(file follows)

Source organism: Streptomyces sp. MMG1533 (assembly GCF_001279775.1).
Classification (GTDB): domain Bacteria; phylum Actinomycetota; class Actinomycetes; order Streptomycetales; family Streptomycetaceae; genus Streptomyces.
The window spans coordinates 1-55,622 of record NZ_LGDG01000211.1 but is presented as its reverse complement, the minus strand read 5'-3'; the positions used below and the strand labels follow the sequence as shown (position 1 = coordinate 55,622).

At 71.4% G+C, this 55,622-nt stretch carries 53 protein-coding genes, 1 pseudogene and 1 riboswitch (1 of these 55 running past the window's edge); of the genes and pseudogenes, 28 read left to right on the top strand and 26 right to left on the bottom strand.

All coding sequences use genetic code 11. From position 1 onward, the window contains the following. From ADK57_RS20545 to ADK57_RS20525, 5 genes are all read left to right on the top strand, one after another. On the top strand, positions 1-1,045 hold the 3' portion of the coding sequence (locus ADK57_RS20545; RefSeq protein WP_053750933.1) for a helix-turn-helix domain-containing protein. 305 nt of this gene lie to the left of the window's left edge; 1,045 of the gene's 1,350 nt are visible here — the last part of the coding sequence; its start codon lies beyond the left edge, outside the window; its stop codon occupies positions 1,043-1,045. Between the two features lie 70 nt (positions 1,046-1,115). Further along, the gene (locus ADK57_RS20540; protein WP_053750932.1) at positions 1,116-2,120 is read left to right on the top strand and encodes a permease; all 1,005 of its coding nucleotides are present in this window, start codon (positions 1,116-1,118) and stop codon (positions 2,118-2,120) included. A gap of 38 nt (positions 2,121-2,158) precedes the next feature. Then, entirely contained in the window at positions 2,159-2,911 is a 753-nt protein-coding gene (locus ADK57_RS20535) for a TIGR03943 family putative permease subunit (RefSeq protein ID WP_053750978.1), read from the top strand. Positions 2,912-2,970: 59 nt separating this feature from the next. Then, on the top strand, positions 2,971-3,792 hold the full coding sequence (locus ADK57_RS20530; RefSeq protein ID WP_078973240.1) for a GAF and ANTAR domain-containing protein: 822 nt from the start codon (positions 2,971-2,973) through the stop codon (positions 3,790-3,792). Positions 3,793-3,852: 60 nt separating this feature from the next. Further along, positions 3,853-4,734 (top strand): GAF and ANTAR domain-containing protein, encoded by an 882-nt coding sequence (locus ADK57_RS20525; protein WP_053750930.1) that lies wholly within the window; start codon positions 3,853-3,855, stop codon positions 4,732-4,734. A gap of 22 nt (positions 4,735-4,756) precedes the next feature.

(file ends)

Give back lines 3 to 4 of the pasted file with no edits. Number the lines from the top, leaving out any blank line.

The window spans coordinates 1-55,622 of record NZ_LGDG01000211.1 but is presented as its reverse complement, the minus strand read 5'-3'; the positions used below and the strand labels follow the sequence as shown (position 1 = coordinate 55,622).

At 71.4% G+C, this 55,622-nt stretch carries 53 protein-coding genes, 1 pseudogene and 1 riboswitch (1 of these 55 running past the window's edge); of the genes and pseudogenes, 28 read left to right on the top strand and 26 right to left on the bottom strand.